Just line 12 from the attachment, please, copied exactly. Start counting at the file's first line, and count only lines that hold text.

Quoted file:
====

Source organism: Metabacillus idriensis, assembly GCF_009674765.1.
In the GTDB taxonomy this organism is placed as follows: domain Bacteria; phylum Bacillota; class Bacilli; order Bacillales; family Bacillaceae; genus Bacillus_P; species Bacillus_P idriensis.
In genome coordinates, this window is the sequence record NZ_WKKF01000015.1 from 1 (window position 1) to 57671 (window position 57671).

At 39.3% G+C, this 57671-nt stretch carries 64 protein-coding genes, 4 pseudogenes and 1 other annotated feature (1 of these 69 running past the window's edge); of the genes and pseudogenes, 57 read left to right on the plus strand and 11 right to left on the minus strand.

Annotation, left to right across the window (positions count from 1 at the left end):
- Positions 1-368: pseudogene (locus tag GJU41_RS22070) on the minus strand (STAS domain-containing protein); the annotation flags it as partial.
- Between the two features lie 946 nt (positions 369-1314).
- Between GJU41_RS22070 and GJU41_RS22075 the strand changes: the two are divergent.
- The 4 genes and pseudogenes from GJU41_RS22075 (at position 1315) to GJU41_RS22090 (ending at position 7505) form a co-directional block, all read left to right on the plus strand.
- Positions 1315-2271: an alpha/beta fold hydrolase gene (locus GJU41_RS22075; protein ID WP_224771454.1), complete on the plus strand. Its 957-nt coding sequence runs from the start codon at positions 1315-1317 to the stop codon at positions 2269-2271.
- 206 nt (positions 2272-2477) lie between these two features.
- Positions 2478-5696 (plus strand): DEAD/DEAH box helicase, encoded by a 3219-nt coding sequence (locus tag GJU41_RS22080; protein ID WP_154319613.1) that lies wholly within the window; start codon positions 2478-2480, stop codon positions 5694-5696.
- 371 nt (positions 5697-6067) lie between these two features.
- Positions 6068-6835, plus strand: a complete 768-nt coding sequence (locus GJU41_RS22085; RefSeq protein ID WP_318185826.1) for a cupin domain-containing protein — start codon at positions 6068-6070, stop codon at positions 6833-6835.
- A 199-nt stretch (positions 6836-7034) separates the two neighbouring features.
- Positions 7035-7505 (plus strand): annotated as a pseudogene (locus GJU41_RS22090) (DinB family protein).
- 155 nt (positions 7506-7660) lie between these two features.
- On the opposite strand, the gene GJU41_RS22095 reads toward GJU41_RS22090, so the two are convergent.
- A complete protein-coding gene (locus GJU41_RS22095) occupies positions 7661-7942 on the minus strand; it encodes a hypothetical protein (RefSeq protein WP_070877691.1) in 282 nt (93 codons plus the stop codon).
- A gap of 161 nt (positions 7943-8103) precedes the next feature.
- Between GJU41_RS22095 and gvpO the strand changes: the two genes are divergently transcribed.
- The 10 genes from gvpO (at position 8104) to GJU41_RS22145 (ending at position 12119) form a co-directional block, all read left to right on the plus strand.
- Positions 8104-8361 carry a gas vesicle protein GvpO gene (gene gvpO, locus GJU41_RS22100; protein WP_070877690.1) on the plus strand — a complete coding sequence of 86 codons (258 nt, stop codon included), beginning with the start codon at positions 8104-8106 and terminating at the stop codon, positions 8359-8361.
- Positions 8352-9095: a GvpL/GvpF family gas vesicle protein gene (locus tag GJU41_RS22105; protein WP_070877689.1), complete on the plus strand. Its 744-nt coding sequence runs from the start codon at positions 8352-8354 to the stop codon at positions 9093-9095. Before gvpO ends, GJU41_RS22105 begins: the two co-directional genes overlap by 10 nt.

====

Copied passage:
- Positions 2478-5696 (plus strand): DEAD/DEAH box helicase, encoded by a 3219-nt coding sequence (locus tag GJU41_RS22080; protein ID WP_154319613.1) that lies wholly within the window; start codon positions 2478-2480, stop codon positions 5694-5696.